By: Sarah Elmquist Squires
“Art is important because it shows who we are, where we came from.”
It’s one of the first voices in “The Art of Home: A Wind River Story,” and it’s a theme that is woven through the documentary highlighting artists who call Wind River home, and those whose roots from the reservation sing through their work. The documentary, shown in Lander as part of the GROUNDED series at Trinity Epispocal Church, shares the stories and art of many, focused on Santa Fe artist Ken Williams (Northern Arapaho and Seneca) and Denver-based artist Sarah Ortegon (Eastern Shoshone/Northern Arapaho).
Ortegon, who showcased half of her major exhibit at the Lander Art Center and is a former Miss Native American USA, used to visit the Wind River Reservation and her extended family during the summer as a child. Those are precious memories for her, when she, as a quiet child, was free to roam and play and be the tomboy she is at heart. “Time on the reservation almost didn’t exist,” she said of the freedom she found in Wind River.
Ortegon’s artwork features striking images of Native women around the world who suffered from trauma, but who reject the role of victim. She paired portraits of her subjects with landscapes of their native land. One paired set of paintings featured at the Lander exhibition was centered on Ada Blackjack, an Iñupiat woman whose perseverance on an uninhabited island north of Siberia was detailed in a journal of her two years stranded there. She was sent to a Methodist mission school as a child, which divorced her from traditional Alaskan life. In 1921 she joined an Arctic expedition with a Canadian explorer group to work as a cook and seamstress. The five settlers journeyed to the island to claim it, but quickly ran out of food and supplies; three of the men left in an attempt to trek across the frozen Chukchi Sea, but never returned. Blackjack was left to care for the lone man, who was ill and abusive to her and later died. Blackjack survived in the extreme conditions until she was rescued nearly eight months later.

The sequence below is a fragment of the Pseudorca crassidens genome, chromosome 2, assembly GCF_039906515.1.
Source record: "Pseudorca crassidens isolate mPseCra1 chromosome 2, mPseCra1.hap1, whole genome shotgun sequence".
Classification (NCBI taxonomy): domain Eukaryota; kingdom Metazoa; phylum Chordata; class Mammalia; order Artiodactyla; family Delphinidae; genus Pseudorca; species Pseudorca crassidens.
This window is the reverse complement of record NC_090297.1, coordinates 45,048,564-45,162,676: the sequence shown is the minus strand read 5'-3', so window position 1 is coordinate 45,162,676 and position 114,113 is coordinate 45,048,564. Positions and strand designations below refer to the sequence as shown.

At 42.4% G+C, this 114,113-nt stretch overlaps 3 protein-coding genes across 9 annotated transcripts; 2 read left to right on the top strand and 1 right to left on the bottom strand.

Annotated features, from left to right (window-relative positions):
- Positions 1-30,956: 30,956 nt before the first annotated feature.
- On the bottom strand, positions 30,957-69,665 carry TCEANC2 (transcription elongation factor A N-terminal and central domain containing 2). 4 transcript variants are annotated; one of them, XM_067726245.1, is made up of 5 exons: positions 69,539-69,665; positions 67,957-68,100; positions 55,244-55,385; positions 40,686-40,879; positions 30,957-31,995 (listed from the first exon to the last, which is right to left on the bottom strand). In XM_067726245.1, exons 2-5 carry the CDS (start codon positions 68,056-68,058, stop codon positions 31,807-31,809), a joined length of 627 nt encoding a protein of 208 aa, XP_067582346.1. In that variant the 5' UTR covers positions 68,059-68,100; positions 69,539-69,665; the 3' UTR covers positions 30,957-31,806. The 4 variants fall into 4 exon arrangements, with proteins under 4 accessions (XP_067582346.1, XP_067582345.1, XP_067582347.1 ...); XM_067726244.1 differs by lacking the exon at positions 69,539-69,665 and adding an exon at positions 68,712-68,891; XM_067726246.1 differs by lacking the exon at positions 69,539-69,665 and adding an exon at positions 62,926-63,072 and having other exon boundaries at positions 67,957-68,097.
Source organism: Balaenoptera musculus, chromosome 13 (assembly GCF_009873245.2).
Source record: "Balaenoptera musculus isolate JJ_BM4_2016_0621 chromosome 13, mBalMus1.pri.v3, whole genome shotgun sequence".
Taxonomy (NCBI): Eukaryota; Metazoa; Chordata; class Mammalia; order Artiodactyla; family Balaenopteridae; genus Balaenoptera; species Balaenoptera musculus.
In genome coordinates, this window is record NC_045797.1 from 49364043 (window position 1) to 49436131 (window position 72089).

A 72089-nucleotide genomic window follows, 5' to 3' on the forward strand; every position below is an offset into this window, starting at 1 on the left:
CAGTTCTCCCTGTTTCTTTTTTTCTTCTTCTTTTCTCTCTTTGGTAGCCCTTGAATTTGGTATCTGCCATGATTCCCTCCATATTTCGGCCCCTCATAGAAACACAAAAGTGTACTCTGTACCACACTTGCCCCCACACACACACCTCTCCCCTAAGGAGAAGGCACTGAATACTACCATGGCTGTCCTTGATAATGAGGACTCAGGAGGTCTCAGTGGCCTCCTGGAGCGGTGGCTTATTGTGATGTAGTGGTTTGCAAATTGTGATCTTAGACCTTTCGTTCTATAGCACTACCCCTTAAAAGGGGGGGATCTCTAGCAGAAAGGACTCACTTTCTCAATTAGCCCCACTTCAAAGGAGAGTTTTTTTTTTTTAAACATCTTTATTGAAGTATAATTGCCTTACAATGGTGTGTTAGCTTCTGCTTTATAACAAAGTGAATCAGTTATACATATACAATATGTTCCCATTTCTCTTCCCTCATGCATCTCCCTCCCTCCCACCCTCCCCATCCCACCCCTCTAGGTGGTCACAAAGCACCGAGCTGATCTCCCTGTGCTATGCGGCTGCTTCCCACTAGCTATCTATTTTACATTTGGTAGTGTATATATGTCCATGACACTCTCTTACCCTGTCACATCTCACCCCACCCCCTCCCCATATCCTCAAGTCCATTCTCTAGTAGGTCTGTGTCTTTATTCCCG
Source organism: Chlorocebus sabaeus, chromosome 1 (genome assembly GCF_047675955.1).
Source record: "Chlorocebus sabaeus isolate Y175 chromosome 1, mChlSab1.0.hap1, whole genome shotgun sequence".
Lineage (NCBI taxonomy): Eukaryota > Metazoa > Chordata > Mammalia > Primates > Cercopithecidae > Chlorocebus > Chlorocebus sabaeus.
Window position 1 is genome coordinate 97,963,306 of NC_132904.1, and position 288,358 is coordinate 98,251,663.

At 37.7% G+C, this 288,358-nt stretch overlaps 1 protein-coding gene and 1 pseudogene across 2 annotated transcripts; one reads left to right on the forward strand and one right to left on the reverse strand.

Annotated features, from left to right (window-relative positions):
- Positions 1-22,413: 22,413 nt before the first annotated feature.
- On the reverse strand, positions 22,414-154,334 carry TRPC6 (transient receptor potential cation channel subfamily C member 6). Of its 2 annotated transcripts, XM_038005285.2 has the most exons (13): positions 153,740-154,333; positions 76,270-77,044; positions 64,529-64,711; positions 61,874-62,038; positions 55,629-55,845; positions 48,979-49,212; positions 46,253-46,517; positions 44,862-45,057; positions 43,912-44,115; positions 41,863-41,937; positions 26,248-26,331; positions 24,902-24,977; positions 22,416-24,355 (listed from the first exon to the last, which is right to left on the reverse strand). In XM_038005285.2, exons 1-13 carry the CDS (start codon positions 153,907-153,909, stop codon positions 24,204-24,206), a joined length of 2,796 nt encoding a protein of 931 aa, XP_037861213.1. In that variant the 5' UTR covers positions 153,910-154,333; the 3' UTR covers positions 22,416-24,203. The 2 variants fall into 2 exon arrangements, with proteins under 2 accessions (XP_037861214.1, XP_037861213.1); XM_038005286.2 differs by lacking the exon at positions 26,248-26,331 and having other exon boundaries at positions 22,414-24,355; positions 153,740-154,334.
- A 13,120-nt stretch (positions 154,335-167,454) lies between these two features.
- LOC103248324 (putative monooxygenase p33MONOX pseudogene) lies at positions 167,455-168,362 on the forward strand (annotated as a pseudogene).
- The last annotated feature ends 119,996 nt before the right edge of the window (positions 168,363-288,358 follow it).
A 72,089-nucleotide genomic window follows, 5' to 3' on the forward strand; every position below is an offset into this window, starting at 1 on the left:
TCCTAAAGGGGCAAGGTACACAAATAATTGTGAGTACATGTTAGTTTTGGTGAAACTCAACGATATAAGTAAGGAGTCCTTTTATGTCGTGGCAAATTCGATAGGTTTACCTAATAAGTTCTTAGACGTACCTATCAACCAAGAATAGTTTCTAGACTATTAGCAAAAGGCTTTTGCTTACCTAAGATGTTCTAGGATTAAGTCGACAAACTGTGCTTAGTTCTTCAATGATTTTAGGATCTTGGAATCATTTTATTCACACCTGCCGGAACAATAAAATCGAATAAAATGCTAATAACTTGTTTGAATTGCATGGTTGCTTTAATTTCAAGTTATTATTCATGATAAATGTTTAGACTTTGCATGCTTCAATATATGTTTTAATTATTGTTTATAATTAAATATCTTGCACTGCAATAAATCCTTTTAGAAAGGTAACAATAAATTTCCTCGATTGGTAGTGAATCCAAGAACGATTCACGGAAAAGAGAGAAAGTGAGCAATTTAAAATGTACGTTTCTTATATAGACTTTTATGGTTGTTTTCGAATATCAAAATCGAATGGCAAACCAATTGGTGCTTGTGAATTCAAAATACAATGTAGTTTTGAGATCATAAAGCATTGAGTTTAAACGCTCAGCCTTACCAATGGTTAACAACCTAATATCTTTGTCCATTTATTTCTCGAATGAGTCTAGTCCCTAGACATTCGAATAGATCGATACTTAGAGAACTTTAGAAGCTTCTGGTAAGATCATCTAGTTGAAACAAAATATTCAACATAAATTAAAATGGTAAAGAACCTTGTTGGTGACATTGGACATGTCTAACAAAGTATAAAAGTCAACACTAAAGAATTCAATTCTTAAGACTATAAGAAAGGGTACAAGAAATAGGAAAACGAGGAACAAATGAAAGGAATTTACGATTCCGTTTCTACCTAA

Ortegon said that, although Blackjack was removed from her family as a child, she retained the knowledge and strength of her ancestors through blood memory. “She survived through it all,” Ortegon explained.
Williams learned traditional beadwork from his family members, first watching his aunt and uncle creating colorful designs when he was a child visiting the Wind River Reservation. His unique artwork is a staple in the Santa Fe art scene, and while he retains much of the traditional beadwork styles and techniques he learned as a child, his pieces are all his own. “Inspiration is everywhere,” he said. “I’m not afraid to do something different.”
The film featured colorful regalia of fancy dancers performing at Shoshone Indian Days, drum circles and singers performing original and traditional music, and other artists, from potters to porcupine quill designers and every medium imaginable. Those interviewed for the film explained that Native art is both about traditions handed down over generations, and also new innovations that share a piece of the artist themselves. “There’s so much talent in what our people can do,” shared Williams. “Let’s all share. Let’s all take care of each other. That’s how we keep the world beautiful.”
Following the Lander film screening, which is part of the Episcopal Church in Wyoming’s GROUNDED series, local artist Al Hubbard led a discussion with the audience that explored the film and the world of art. “Art means expression,” Hubbard said in response to the question “What does art mean to you?” posed by the youngest audience member. “Art means expressing yourself. It could be painting your fingernails, singing, dancing, any way you want to express yourself, how you feel. That’s art.”
“The Art of Home: A Wind River Story” will air nationally on PBS stations on Monday, November 11. It can also be streamed on AppleTV and on PBS Living with Prime Video Channels.